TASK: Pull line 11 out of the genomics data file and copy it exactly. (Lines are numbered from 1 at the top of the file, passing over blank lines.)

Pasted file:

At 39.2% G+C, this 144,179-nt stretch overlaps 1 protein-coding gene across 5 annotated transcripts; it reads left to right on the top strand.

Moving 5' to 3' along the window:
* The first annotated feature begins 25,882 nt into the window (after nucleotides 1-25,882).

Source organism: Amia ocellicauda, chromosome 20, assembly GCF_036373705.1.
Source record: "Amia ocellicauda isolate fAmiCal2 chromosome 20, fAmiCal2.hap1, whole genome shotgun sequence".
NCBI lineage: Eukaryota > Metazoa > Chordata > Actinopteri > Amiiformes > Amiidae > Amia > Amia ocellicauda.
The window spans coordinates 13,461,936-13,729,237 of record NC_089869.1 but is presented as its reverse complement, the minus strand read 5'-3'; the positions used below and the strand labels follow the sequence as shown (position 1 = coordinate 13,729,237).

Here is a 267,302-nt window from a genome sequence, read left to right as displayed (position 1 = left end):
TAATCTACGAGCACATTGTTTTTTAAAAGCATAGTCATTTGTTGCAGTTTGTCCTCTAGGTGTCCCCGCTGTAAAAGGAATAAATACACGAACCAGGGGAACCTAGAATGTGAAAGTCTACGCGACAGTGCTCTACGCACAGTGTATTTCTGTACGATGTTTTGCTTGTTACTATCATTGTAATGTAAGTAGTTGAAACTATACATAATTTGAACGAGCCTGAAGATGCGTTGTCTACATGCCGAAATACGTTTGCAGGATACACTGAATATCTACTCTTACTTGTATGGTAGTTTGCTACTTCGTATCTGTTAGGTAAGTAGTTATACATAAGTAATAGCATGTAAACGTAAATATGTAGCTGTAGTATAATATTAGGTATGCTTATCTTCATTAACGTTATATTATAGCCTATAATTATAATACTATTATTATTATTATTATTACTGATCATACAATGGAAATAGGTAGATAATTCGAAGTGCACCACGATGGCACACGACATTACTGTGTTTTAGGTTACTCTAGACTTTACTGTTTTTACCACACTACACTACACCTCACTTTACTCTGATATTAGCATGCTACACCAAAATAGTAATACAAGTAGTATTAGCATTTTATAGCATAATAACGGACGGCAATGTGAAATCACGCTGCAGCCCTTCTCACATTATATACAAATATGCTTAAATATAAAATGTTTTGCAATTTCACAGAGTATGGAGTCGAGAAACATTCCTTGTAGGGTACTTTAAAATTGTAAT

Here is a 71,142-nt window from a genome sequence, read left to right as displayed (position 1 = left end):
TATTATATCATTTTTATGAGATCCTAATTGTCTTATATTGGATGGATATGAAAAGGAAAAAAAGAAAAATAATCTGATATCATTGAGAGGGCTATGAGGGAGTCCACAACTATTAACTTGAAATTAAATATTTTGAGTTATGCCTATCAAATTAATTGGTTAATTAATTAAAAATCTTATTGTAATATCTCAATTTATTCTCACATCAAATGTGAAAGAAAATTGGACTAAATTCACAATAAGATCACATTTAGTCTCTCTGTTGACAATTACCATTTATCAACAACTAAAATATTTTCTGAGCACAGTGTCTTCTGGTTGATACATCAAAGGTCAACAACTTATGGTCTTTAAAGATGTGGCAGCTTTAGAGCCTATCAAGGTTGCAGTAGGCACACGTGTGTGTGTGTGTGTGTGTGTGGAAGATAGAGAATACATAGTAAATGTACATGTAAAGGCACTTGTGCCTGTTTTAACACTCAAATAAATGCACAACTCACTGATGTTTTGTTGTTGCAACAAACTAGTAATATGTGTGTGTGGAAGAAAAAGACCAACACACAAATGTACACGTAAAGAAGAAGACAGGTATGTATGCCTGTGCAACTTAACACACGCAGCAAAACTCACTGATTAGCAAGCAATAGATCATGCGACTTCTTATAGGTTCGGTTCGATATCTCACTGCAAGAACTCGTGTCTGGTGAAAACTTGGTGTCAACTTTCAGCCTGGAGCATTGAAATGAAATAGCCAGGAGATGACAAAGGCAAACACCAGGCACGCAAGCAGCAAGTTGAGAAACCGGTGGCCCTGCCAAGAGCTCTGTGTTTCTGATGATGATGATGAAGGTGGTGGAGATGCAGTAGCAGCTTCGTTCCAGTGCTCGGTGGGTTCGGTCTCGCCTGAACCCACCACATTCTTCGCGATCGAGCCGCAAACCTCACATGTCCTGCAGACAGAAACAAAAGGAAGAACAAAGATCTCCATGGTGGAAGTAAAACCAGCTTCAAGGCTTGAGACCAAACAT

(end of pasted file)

TATTATATCATTTTTATGAGATCCTAATTGTCTTATATTGGATGGATATGAAAAGGAAAAAAAGAAAAATAATCTGATATCATTGAGAGGGCTATGAGGGAGTCCACAACTATTAACTTGAAATTAAATATTTTGAGTTATGCCTATCAAATTAATTGGTTAATTAATTAAAAATCTTATTGTAATATCTCAATTTATTCTCACATCAAATGTGAAAGAAAATTGGACTAAATTCACAATAAGATCACATTTAGTCTCTCTGTTGACAATTACCATTTATCAACAACTAAAATATTTTCTGAGCACAGTGTCTTCTGGTTGATACATCAAAGGTCAACAACTTATGGTCTTTAAAGATGTGGCAGCTTTAGAGCCTATCAAGGTTGCAGTAGGCACACGTGTGTGTGTGTGTGTGTGTGTGGAAGATAGAGAATACATAGTAAATGTACATGTAAAGGCACTTGTGCCTGTTTTAACACTCAAATAAATGCACAACTCACTGATGTTTTGTTGTTGCAACAAACTAGTAATATGTGTGTGTGGAAGAAAAAGACCAACACACAAATGTACACGTAAAGAAGAAGACAGGTATGTATGCCTGTGCAACTTAACACACGCAGCAAAACTCACTGATTAGCAAGCAATAGATCATGCGACTTCTTATAGGTTCGGTTCGATATCTCACTGCAAGAACTCGTGTCTGGTGAAAACTTGGTGTCAACTTTCAGCCTGGAGCATTGAAATGAAATAGCCAGGAGATGACAAAGGCAAACACCAGGCACGCAAGCAGCAAGTTGAGAAACCGGTGGCCCTGCCAAGAGCTCTGTGTTTCTGATGATGATGATGAAGGTGGTGGAGATGCAGTAGCAGCTTCGTTCCAGTGCTCGGTGGGTTCGGTCTCGCCTGAACCCACCACATTCTTCGCGATCGAGCCGCAAACCTCACATGTCCTGCAGACAGAAACAAAAGGAAGAACAAAGATCTCCATGGTGGAAGTAAAACCAGCTTCAAGGCTTGAGACCAAACAT